Fri. Dec. 18, 2020 – one week ’til Christmas.

Cold and dry or maybe cold and damp.  But certainly cold.

Cold all day yesterday but above freezing by mid morning.

I spent the afternoon doing pickups that I was going to do today, so that I can go to my client’s house today instead.  And I would really like to drop off a couple of bins, and pickup some stuff, but that auction house has pickups for yesterday’s auction and they’ll be busy.

I’ll also try to get my expired ID exchanged for current for the Citizens Police Academy Alumni Association today.   The training officer will be close to somewhere I will be driving by, and is willing to make the exchange.

It will be a busy couple of days today and tomorrow.

On my way home yesterday I stopped in the Goodwill Outlet.  In the weird items category, I grabbed two new sealed tubs of Cascade dishwashing pods.  These are the very same ones I buy normally.  At ~$3 each, that was a pretty good deal compared to $19 each in the store.  I grabbed a dozen DVDs for me, and a dozen name brand ladies’ purses for the auction with the money I saved.  I should make good money on the purses, they’ve been selling really well.

The batteries I picked up will add to my future solar bank.  I now have 4 or 5 identical 65AH batteries, 3 or 4 identical 55AH batteries, and a mix of others mostly car or truck batteries.  I’ve got a 100w panel, and 70 panels at 10w.  I’ve got a couple of big inverters.  Still need charge controllers though, as the one that I have is NFG.  Once I have all the pieces, I’ll start on cobbling some sort of system together.  Or maybe 2 or 3 systems right next to each other.  Future project though.

If CWII breaks out and the Monkey Wrench Gang goes to work, solar and supplemental energy will be really important.  And if not, it will be an interesting project that I can use to run the air conditioner in my garage.

Cisterns for water, local solar and batteries, these are current tech and part of everyday life in places like Cancun Mexico.  I think we might see them here too, and too soon.  So I’ll keep stacking the stuff to make that work.

Keep stacking the stuff you think you’ll need.

nick

 

Thur. Dec. 17, 2020 – hace frio hoy!

Cold.  Damp.  But maybe no rain, and maybe some sun.

Yesterday was overcast and cold until late in the day when the sun finally peeked through the clouds.  Didn’t do anything outside.  Didn’t get much done period.  What little I did do was needful, but it wasn’t my most productive day.  It was 34F when I went to bed.

So today I’ll be visiting my client.  He’s got a bunch of stuff that was working after my last visit that isn’t working anymore.  I’ll be troubleshooting and moving gear around.

Before that, I’ll going to maybe do a bit of in person shopping.  I’m hoping to pick up my prescription in the store, and there are things I would like to have in the fridge.  We’ll see how much of the list I get done around the house first, then getting ready for my site visit, then maybe the store.  Once I head to my client’s house, I’m there until dinner.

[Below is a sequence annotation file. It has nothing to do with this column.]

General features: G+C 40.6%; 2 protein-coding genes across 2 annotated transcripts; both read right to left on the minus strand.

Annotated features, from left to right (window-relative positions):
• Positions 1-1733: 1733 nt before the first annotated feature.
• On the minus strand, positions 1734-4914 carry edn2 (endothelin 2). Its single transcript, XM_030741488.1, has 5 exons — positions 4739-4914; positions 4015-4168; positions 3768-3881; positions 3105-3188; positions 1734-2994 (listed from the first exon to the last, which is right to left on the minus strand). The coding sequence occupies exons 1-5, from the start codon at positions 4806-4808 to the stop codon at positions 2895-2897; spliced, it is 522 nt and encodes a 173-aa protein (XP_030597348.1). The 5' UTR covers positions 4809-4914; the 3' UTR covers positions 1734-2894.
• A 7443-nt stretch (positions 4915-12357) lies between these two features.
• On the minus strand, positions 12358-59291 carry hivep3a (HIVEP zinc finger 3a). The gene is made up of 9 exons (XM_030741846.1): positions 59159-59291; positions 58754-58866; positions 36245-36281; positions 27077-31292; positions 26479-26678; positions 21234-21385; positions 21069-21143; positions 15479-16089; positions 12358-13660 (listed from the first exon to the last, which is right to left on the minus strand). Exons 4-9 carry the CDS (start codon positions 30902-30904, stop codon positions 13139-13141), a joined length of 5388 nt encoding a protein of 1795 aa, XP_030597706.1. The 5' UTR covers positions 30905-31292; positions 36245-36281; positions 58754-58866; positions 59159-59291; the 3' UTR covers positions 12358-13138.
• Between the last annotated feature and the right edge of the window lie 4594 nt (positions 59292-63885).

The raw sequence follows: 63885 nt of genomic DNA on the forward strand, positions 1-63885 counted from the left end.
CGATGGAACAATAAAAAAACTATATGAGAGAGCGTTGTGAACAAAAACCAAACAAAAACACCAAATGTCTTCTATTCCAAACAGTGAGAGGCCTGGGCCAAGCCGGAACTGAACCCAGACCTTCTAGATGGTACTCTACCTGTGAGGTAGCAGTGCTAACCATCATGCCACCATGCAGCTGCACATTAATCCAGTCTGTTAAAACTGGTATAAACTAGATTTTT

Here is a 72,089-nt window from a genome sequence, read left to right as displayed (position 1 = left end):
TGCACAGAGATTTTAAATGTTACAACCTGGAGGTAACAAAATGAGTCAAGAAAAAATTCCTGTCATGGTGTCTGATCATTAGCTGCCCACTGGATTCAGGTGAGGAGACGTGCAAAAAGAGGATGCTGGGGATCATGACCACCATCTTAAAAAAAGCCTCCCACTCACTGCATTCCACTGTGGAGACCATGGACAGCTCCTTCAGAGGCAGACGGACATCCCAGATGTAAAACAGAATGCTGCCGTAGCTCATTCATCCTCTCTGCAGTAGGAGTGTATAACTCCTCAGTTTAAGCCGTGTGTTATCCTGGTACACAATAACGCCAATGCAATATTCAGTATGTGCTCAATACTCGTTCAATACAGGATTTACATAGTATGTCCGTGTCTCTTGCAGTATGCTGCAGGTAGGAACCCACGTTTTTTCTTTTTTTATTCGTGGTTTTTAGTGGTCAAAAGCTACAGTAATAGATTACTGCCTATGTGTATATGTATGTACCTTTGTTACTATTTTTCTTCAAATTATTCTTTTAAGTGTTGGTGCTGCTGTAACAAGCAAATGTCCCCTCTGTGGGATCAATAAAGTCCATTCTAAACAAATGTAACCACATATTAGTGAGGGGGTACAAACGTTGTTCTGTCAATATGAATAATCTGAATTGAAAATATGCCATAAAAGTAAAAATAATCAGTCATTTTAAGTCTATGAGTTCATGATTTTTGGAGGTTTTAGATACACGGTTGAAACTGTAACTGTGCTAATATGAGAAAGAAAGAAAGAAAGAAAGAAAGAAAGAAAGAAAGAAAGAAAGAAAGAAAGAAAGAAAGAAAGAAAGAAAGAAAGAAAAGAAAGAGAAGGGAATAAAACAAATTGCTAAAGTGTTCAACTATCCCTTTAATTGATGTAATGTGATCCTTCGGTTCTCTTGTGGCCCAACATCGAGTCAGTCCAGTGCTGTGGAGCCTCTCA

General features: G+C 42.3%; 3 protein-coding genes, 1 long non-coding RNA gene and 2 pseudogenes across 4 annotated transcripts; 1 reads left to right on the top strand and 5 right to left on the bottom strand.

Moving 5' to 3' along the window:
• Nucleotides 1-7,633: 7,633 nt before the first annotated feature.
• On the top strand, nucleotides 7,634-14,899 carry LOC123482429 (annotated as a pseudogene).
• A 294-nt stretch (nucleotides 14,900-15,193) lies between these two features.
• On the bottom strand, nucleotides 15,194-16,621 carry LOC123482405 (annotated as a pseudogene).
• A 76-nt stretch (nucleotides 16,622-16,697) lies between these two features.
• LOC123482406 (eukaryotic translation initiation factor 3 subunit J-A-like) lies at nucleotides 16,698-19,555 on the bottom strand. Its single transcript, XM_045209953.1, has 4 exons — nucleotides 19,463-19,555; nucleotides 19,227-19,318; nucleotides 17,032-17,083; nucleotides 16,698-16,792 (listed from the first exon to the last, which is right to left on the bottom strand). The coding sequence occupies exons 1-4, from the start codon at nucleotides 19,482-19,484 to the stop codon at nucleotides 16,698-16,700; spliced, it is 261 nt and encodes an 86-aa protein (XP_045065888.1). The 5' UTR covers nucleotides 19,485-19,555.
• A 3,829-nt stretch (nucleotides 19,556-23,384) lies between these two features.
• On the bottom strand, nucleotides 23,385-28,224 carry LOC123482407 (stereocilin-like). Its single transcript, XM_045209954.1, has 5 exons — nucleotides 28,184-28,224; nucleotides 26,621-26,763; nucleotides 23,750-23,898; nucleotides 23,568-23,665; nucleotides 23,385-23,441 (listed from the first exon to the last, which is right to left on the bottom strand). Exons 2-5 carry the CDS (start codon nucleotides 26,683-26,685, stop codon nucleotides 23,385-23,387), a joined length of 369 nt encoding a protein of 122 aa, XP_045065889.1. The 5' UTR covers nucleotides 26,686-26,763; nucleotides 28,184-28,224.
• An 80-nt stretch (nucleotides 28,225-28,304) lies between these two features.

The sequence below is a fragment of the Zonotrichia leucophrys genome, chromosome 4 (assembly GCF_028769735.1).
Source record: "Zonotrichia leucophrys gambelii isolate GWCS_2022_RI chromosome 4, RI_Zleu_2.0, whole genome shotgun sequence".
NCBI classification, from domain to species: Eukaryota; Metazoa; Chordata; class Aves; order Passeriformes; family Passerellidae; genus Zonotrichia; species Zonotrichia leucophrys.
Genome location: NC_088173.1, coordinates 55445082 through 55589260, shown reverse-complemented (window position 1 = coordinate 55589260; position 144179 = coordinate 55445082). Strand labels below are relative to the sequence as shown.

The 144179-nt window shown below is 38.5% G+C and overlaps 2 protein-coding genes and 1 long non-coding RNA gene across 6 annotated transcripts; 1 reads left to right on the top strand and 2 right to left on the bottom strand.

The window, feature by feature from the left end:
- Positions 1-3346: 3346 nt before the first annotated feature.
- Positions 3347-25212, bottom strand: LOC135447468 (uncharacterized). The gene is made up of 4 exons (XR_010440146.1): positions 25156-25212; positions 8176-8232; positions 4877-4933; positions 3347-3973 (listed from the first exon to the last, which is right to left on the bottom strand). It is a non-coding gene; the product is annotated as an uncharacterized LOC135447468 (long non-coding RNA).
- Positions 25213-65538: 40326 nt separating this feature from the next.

Friday will be full of pickups.  I got some Christmas presents, and a bunch of batteries for my solar project.  I grabbed a handheld ham handie talkie too at one of the auctions.  I really didn’t get too much radio gear this year.  I guess that’s a blessing with the Hamfest being canceled.

So much to do, IRL, for the Holidays, at my secondary, with auction selling and buying, and I’m falling behind because I’m just not as motivated as I was.  Mild depression?  Who knows.  This is certainly the time of year for it, and the year has been heaping on reasons in spades.  You could describe the change in mask and stay at home compliance as a sort of ‘cabin fever’ too.  Whatever, if I’m affected, lots of other people must have it worse.  If you’re feeling depressed, you’re not alone, and there is help out there, and right here for that matter.  Talking seems to help, and is the usual prescription.

I always feel better looking at the stuff I’ve put away to secure my family’s future.  I’ve got stacks of stuff to get rid of, true.  But I’ve got stacks of stuff to get us through what’s already started, and will be a long time finishing.  The trick is knowing what to stack.   Food and ways to prepare it, water and ways to purify it, shelter and ways to defend it, health and welfare materials and the knowledge to use them, these are ALWAYS good to have.  Keep stacking these and you’ll probably be alright.

nick

Sun. Aug. 16, 2020 – same old same old, but with better music

Hot hot hot.  Humid.  So humid.

Saturday was both kinds of miserable, hot and humid.  So of course I had outdoor work to do.  I picked up the pecans in the back yard- all waste from the squirrels eating them before they’re ready.  And the dog bombs.  Then cut the grass.   With breaks, that took a couple of hours.

I hung a new solar motion light on the back of the garage.  LED and lithium batteries are huge improvements over the one it replaces.  The old one will get a new battery and be redeployed somewhere else, even though it’s lead acid an incandescent light bulbs.  This will be the second battery replacement.